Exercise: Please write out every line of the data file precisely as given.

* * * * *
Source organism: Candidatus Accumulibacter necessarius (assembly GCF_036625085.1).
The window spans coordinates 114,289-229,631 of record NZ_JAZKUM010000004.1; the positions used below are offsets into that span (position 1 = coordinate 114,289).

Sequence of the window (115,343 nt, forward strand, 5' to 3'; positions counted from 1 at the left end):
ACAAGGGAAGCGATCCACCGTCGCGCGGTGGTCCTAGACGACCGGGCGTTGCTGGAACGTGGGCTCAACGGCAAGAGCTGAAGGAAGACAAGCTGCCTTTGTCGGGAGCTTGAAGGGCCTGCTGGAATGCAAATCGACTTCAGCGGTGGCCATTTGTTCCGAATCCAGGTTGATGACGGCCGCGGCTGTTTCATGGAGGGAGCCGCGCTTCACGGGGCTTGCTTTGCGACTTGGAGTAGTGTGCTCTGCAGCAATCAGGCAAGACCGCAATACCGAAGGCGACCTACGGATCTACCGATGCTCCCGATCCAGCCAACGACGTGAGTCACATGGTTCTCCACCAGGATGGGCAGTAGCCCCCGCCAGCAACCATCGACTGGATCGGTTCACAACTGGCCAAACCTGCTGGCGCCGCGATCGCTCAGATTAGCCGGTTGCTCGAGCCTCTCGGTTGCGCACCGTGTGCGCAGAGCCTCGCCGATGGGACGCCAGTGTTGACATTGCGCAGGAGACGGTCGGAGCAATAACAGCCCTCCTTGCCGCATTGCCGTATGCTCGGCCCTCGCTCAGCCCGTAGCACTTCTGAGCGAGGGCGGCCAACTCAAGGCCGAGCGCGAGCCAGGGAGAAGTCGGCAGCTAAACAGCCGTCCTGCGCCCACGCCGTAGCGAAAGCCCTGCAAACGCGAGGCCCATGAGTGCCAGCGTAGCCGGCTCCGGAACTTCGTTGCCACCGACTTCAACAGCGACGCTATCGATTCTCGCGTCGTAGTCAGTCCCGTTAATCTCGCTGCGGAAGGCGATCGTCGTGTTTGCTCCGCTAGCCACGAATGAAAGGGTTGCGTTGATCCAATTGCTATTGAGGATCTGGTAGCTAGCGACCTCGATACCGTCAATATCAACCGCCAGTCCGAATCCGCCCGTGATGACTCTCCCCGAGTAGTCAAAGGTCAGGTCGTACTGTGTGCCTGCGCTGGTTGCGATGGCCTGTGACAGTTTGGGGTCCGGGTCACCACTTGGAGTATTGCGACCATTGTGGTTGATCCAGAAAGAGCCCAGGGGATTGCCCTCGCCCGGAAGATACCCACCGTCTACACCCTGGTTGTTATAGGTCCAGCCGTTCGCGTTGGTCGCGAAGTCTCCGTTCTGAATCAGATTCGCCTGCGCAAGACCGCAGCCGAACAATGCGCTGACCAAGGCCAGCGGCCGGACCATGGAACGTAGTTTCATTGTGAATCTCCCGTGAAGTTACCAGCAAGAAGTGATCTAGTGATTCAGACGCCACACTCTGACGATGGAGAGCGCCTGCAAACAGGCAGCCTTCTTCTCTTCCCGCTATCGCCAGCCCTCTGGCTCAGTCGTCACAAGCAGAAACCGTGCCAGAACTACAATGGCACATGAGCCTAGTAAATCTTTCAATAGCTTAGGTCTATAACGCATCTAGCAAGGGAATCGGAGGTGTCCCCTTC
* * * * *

Source organism: Candidatus Accumulibacter necessarius (assembly GCF_036625085.1).
The window spans coordinates 114,289-229,631 of record NZ_JAZKUM010000004.1; the positions used below are offsets into that span (position 1 = coordinate 114,289).

Sequence of the window (115,343 nt, forward strand, 5' to 3'; positions counted from 1 at the left end):
ACAAGGGAAGCGATCCACCGTCGCGCGGTGGTCCTAGACGACCGGGCGTTGCTGGAACGTGGGCTCAACGGCAAGAGCTGAAGGAAGACAAGCTGCCTTTGTCGGGAGCTTGAAGGGCCTGCTGGAATGCAAATCGACTTCAGCGGTGGCCATTTGTTCCGAATCCAGGTTGATGACGGCCGCGGCTGTTTCATGGAGGGAGCCGCGCTTCACGGGGCTTGCTTTGCGACTTGGAGTAGTGTGCTCTGCAGCAATCAGGCAAGACCGCAATACCGAAGGCGACCTACGGATCTACCGATGCTCCCGATCCAGCCAACGACGTGAGTCACATGGTTCTCCACCAGGATGGGCAGTAGCCCCCGCCAGCAACCATCGACTGGATCGGTTCACAACTGGCCAAACCTGCTGGCGCCGCGATCGCTCAGATTAGCCGGTTGCTCGAGCCTCTCGGTTGCGCACCGTGTGCGCAGAGCCTCGCCGATGGGACGCCAGTGTTGACATTGCGCAGGAGACGGTCGGAGCAATAACAGCCCTCCTTGCCGCATTGCCGTATGCTCGGCCCTCGCTCAGCCCGTAGCACTTCTGAGCGAGGGCGGCCAACTCAAGGCCGAGCGCGAGCCAGGGAGAAGTCGGCAGCTAAACAGCCGTCCTGCGCCCACGCCGTAGCGAAAGCCCTGCAAACGCGAGGCCCATGAGTGCCAGCGTAGCCGGCTCCGGAACTTCGTTGCCACCGACTTCAACAGCGACGCTATCGATTCTCGCGTCGTAGTCAGTCCCGTTAATCTCGCTGCGGAAGGCGATCGTCGTGTTTGCTCCGCTAGCCACGAATGAAAGGGTTGCGTTGATCCAATTGCTATTGAGGATCTGGTAGCTAGCGACCTCGATACCGTCAATATCAACCGCCAGTCCGAATCCGCCCGTGATGACTCTCCCCGAGTAGTCAAAGGTCAGGTCGTACTGTGTGCCTGCGCTGGTTGCGATGGCCTGTGACAGTTTGGGGTCCGGGTCACCACTTGGAGTATTGCGACCATTGTGGTTGATCCAGAAAGAGCCCAGGGGATTGCCCTCGCCCGGAAGATACCCACCGTCTACACCCTGGTTGTTATAGGTCCAGCCGTTCGCGTTGGTCGCGAAGTCTCCGTTCTGAATCAGATTCGCCTGCGCAAGACCGCAGCCGAACAATGCGCTGACCAAGGCCAGCGGCCGGACCATGGAACGTAGTTTCATTGTGAATCTCCCGTGAAGTTACCAGCAAGAAGTGATCTAGTGATTCAGACGCCACACTCTGACGATGGAGAGCGCCTGCAAACAGGCAGCCTTCTTCTCTTCCCGCTATCGCCAGCCCTCTGGCTCAGTCGTCACAAGCAGAAACCGTGCCAGAACTACAATGGCACATGAGCCTAGTAAATCTTTCAATAGCTTAGGTCTATAACGCATCTAGCAAGGGAATCGGAGGTGTCCCCTTC